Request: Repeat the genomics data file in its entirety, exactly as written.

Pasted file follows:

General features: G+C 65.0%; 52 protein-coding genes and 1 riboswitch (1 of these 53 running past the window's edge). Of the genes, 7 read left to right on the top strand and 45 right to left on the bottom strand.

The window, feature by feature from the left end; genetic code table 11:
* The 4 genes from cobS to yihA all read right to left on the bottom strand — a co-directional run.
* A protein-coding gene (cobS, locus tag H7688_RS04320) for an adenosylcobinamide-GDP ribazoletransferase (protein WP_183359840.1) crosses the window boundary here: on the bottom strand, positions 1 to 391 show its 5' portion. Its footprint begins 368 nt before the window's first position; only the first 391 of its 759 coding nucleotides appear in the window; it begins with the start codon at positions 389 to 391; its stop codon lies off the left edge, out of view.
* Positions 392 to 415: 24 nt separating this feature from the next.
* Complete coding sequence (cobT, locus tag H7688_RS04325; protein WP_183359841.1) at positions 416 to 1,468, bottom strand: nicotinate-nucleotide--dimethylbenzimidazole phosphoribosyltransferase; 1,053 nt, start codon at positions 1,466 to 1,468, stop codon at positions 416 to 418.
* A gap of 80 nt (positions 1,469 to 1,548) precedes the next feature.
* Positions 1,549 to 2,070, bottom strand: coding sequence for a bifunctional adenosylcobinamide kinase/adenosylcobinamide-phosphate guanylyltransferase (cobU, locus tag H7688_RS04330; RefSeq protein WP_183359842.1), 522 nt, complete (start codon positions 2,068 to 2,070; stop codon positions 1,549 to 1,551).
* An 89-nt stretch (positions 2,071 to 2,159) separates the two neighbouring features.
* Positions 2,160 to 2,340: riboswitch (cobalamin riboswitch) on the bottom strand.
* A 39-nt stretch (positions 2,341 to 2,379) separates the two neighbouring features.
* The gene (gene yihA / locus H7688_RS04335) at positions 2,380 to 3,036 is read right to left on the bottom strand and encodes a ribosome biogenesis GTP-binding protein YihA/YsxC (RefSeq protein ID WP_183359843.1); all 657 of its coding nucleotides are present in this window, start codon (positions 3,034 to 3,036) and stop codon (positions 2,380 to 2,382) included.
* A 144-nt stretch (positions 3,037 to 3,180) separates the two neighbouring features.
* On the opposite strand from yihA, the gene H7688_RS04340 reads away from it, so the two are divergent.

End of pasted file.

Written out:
General features: G+C 65.0%; 52 protein-coding genes and 1 riboswitch (1 of these 53 running past the window's edge). Of the genes, 7 read left to right on the top strand and 45 right to left on the bottom strand.

The window, feature by feature from the left end; genetic code table 11:
* The 4 genes from cobS to yihA all read right to left on the bottom strand — a co-directional run.
* A protein-coding gene (cobS, locus tag H7688_RS04320) for an adenosylcobinamide-GDP ribazoletransferase (protein WP_183359840.1) crosses the window boundary here: on the bottom strand, positions 1 to 391 show its 5' portion. Its footprint begins 368 nt before the window's first position; only the first 391 of its 759 coding nucleotides appear in the window; it begins with the start codon at positions 389 to 391; its stop codon lies off the left edge, out of view.
* Positions 392 to 415: 24 nt separating this feature from the next.
* Complete coding sequence (cobT, locus tag H7688_RS04325; protein WP_183359841.1) at positions 416 to 1,468, bottom strand: nicotinate-nucleotide--dimethylbenzimidazole phosphoribosyltransferase; 1,053 nt, start codon at positions 1,466 to 1,468, stop codon at positions 416 to 418.
* A gap of 80 nt (positions 1,469 to 1,548) precedes the next feature.
* Positions 1,549 to 2,070, bottom strand: coding sequence for a bifunctional adenosylcobinamide kinase/adenosylcobinamide-phosphate guanylyltransferase (cobU, locus tag H7688_RS04330; RefSeq protein WP_183359842.1), 522 nt, complete (start codon positions 2,068 to 2,070; stop codon positions 1,549 to 1,551).
* An 89-nt stretch (positions 2,071 to 2,159) separates the two neighbouring features.
* Positions 2,160 to 2,340: riboswitch (cobalamin riboswitch) on the bottom strand.
* A 39-nt stretch (positions 2,341 to 2,379) separates the two neighbouring features.
* The gene (gene yihA / locus H7688_RS04335) at positions 2,380 to 3,036 is read right to left on the bottom strand and encodes a ribosome biogenesis GTP-binding protein YihA/YsxC (RefSeq protein ID WP_183359843.1); all 657 of its coding nucleotides are present in this window, start codon (positions 3,034 to 3,036) and stop codon (positions 2,380 to 2,382) included.
* A 144-nt stretch (positions 3,037 to 3,180) separates the two neighbouring features.
* On the opposite strand from yihA, the gene H7688_RS04340 reads away from it, so the two are divergent.